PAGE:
Clemens Steroid Case Raises Surprising Questions

February 17, 2008 05:00 AM
by findingDulcinea Staff
Roger Clemens’ testimony before Congress leads some to wonder whether fans are partly to blame. Others suggest lawmakers could find better things to do.

30-Second Summary

Players desperate to live up to the public’s standards may turn to performance-enhancing drugs, theorizes one Washington Post writer.

Roger Clemens’ almost five-hour appearance before a House committee Wednesday brought crowds of fans from all walks of life. Some agreed that the public’s adoration and demands for perfection can be a burden. But they said that doesn’t justify breaking the law.

Others speculate that the American public doesn’t expect honesty in entertainment, sports included.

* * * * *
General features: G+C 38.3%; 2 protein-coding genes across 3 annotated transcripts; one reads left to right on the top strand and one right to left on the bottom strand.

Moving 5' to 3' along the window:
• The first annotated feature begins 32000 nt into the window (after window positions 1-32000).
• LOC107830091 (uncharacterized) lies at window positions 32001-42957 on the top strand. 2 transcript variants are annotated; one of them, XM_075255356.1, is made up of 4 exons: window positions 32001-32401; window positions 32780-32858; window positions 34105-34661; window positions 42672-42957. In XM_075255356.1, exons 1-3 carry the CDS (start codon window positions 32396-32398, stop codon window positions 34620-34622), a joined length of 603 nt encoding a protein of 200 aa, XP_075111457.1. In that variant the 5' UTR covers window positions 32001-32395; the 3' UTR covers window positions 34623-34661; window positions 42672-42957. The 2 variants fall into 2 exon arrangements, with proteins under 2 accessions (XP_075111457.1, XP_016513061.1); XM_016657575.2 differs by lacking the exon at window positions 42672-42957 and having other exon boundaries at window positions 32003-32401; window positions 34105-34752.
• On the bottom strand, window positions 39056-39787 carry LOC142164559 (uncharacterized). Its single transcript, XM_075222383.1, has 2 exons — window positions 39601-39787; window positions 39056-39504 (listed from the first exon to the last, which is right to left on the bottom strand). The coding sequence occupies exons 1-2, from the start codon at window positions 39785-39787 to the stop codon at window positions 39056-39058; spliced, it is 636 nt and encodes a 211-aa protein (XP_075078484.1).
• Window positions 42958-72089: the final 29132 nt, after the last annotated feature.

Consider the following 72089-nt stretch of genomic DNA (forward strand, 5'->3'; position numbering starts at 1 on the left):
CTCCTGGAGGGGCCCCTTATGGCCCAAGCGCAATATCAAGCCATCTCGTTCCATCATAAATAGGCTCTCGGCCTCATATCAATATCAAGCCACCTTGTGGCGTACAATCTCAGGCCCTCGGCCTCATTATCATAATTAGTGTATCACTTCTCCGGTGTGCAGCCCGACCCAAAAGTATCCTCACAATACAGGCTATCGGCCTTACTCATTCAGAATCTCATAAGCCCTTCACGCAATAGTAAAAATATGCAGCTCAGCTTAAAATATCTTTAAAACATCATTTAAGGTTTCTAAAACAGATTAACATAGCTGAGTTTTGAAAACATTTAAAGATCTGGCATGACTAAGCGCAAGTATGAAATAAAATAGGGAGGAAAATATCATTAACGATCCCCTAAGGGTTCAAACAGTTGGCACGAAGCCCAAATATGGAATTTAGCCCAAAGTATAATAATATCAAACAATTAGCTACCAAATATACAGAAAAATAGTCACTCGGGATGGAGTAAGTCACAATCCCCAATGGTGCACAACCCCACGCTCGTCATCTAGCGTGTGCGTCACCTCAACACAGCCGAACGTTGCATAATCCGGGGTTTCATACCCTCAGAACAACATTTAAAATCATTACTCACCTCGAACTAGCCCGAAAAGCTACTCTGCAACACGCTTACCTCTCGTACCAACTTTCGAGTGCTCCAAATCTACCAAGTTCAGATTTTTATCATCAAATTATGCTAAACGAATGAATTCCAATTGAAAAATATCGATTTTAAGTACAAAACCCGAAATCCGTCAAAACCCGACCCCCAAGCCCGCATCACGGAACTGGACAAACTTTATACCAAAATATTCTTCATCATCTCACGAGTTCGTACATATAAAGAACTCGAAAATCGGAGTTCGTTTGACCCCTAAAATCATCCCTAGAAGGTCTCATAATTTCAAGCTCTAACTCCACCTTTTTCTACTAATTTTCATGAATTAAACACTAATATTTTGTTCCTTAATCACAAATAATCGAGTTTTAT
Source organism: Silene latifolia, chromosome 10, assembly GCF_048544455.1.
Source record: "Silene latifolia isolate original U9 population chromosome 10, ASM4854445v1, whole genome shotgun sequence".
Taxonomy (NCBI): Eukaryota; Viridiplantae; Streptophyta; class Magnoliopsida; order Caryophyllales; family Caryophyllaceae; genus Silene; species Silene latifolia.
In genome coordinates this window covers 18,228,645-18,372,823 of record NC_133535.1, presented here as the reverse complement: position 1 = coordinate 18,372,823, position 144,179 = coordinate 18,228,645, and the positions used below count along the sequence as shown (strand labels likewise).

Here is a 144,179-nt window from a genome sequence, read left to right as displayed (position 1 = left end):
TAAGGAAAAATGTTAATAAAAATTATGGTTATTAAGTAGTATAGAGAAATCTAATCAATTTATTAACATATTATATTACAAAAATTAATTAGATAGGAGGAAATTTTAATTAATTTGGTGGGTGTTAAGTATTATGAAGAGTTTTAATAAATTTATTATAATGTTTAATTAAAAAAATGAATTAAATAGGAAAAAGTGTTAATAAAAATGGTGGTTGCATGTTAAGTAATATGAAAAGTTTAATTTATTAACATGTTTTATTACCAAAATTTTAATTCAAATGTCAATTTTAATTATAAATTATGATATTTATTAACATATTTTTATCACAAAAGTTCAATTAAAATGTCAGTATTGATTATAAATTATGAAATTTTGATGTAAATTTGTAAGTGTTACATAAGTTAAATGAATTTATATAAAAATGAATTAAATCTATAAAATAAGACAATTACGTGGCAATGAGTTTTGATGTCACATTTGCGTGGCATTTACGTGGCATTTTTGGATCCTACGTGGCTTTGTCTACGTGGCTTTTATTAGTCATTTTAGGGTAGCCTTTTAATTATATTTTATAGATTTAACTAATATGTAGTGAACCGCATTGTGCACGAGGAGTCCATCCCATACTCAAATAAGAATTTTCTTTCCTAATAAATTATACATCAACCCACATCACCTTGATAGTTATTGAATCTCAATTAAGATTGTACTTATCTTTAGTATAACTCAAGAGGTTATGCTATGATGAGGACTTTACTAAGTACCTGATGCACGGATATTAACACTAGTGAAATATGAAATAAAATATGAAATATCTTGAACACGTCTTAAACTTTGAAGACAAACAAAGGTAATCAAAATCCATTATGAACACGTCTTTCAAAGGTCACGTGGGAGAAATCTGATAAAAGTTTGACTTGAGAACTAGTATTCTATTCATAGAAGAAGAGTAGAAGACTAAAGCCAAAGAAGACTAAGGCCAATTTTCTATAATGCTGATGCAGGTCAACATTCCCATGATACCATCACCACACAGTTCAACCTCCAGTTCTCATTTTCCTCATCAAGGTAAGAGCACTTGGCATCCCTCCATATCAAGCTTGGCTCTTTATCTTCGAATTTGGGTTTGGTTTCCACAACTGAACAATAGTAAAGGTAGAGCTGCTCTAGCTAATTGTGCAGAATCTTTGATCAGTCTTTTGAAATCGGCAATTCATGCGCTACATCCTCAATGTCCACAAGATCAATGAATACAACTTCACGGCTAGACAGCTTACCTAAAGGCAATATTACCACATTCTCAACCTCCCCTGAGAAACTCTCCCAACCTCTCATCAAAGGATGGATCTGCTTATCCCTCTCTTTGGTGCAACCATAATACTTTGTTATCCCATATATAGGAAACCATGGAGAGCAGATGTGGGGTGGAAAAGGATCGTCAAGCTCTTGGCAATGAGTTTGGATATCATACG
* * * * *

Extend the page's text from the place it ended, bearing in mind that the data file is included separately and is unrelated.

Meanwhile, the pitcher’s testimony, and that of his former trainer Brian McNamee, was scrutinized by pundits. At ESPN, analysts polled generally agreed that McNamee has a history of lying, but no motive to hurt Clemens’ reputation, especially when he told the truth about other pitchers, such as Andy Pettitte and Chuck Knoblauch.

The Houston Chronicle’s Richard Justice asks whether legislators should be working on more important matters: “With a war raging and the price of oil soaring, should Congress really be that concerned about whether a couple of millionaire ballplayers cheated?”

Congress has held sports-related hearings many times in the past few decades. This one was called in response to the report George Mitchell, a former senator, wrote for Major League Baseball.

Wednesday’s hearing was well documented, and is available online as highlights or in abridged form.

Headline Links: ‘Everyone Plays in the Blame Game’

Opinion & Analysis: Skepticism and dismissal

Background: Mitchell report, Congressional summons

Reference: Capitol Hill testimony


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